MKSAP: 35-year-old man with nonproductive cough and fever

Test your medicine knowledge with the MKSAP challenge, in partnership with the American College of Physicians.

A 35-year-old man is evaluated for a 2-week history of nonproductive cough and fever. He has a 20-year history of asthma. Three weeks ago, he visited friends in Indiana. He has no dyspnea, hemoptysis, or worsening of his baseline asthma symptoms. His only medication is an albuterol inhaler as needed.

On physical examination, temperature is 38.0 °C (100.4 °F), blood pressure is 130/70 mm Hg, pulse rate is 88/min, and respiration rate is 16/min. Crackles are heard in both lungs.

Laboratory studies show a normal leukocyte count and serum creatinine level.

Chest radiograph reveals patchy pulmonary infiltrates with mild hilar lymphadenopathy.

Which of the following is the most appropriate management?

A: Lipid amphotericin B
B: Fluconazole
C: Itraconazole
D: No treatment

MKSAP Answer and Critique

The correct answer is D: No treatment.

This patient has mild pulmonary histoplasmosis, which is self-limiting and requires no treatment in a healthy host. In those who become ill, the incubation period is 7 to 21 days, and most have symptoms by day 14. Histoplasmosis is common in states bordering the Ohio River Valley and the lower Mississippi River. Infection may be asymptomatic, but the diagnosis should be considered in any patient with pulmonary and systemic symptoms following potential exposure in a geographically endemic area. In most symptomatic patients, disease is mild and resolves without therapy within 1 month. In a few patients, particularly those with immunocompromise (such as HIV infection) or other concurrent illnesses, severe pneumonia with respiratory failure may result.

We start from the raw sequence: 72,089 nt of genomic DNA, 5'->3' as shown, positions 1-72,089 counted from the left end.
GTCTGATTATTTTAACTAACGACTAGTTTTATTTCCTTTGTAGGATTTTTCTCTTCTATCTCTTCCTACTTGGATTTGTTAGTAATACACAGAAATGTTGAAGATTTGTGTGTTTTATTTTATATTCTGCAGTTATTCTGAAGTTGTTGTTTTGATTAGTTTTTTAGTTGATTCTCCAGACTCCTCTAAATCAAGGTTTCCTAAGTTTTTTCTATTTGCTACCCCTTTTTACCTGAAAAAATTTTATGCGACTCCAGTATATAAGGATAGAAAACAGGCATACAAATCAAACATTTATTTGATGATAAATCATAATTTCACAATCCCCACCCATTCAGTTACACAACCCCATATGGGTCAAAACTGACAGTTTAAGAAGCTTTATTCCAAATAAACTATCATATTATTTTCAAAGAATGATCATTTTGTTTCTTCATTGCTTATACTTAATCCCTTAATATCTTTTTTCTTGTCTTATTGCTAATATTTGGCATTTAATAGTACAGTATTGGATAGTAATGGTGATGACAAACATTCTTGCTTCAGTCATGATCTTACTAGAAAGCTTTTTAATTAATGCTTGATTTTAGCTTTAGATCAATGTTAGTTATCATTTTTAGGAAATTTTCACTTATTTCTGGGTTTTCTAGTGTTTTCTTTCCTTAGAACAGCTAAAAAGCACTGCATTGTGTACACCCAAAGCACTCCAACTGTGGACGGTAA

Histoplasmosis may also cause chronic infection, including pulmonary and mediastinal masses, cavitary lesions, central nervous system involvement, pericarditis, and arthritis and arthralgia. Antifungal treatment is indicated for severe or moderately severe acute pulmonary, chronic pulmonary, disseminated, and central nervous system histoplasmosis or for those patients whose symptoms do not improve within 1 month. Evidence of effectiveness, however, is lacking to support this recommendation.

If treatment is indicated for acute pulmonary histoplasmosis, the treatment of choice is itraconazole. Lipid formulations of amphotericin B are indicated for more severe forms of pulmonary histoplasmosis. Fluconazole has been used for treatment of histoplasmosis, but it is less effective than itraconazole. Fluconazole resistance has also been noted in some patients who have not responded to therapy.

Key Point

  • Mild forms of histoplasmosis do not require treatment, whereas more severe forms may be treated with amphotericin B or one of the newer triazole antifungal agents.

This content is excerpted from MKSAP 16 with permission from the American College of Physicians (ACP). Use is restricted in the same manner as that defined in the MKSAP 16 Digital license agreement. This material should never be used as a substitute for clinical judgment and does not represent an official position of ACP. All content is licensed to KevinMD.com on an “AS IS” basis without any warranty of any nature. The publisher, ACP, shall not be liable for any damage or loss of any kind arising out of or resulting from use of content, regardless of whether such liability is based in tort, contract or otherwise.

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